Stoneflies & Weather?

#16
While my experience with salmon flies is very limited, I have observed that Skwala stoneflies tend to keep under and between the rocks as they make their way ashore and do so largely during the lower light periods of the late afternoon and evening; a sensible choice to avoid avian predation. Newly returned Redwinged Blackbirds seem to be particularly interested in seeking them out.
Preston, most years if I time my trip right the bushes along the river are full of salmon flies. Interesting, I've never seen birds go after them in the bushes though they would be easy targets. You do see swallows grabbing them out of the air when the females are flying upstream depositing their eggs

At the peak of the hatch on a warm evening - right at dusk- the females will swarm and thousands of salmon flies will fill the sky. It is quite a sight.
 

GAT

Dumbfounded
#18
Hi Roger, thanks for the welcome. And yes it would. :)
Arlen!!! You're here! My favorite bug guy and macro photographer!

Posting your photos here is very, very easy. Your shots have always amazed me as to how you get the bugs to model for you :) .

Seems to me I recently read a chapter from your book in FFM...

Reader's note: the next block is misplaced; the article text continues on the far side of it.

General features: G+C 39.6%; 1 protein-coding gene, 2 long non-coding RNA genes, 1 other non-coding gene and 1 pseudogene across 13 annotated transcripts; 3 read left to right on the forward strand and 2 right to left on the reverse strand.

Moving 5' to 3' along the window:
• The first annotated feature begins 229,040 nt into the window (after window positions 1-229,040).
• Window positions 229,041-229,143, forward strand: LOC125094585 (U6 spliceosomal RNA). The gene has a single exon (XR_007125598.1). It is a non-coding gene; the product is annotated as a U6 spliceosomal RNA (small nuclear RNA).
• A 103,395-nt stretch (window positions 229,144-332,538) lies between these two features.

#19
Hi, Gene. Good to see you posting here, and I really appreciate the kind words. It looks like there are is a lot of interest here in the bugs of fly fishing; and some very knowledgeable folks like Roger to shed light on the subjects (to put it in photographic terms :)).
 

GAT

Dumbfounded
#20
Yup, 27K members from all over the world means this place has a huge knowledge base. Now that you're posting it has increased that much more.

Lot's of neat forums here. The Fly Tying Forum is also a wealth of information... the SBS section is great.

Hope you continue to contribute.
 
#21
Not all stones crawl out on the bank. From Rick Hafele:

There are some interesting exceptions to this normal emergence behavior however. Several species have been observed emerging directly in the surface film similar to a mayfly nymph. One species, Isoperla longiseta, has actually been seen walking on the underside of the surface film in some Alberta streams, apparently looking for floating debris to crawl out on for emergence. Because of such varying emergence behavior, you should study both the insect behavior and fish feeding behavior carefully before selecting your fly and fishing technique during a hatch of little yellow stones.
 

Preston

Active Member
#22
Interesting, but there seems to still be some controversy as to whether the Yellow Sally actually does emerge in open water. Ralph Cutter, a very astute observer, is convinced that such reports are instances of ovipositing females being mistakenly identified as emergers.
 

GAT

Dumbfounded
#23
Even if Rick has ran into some freakish stonefly theory? fact? the vast majority of stoneflies crawl out of the water. There's always some weirdass critter out there that just has to be different from all the others :)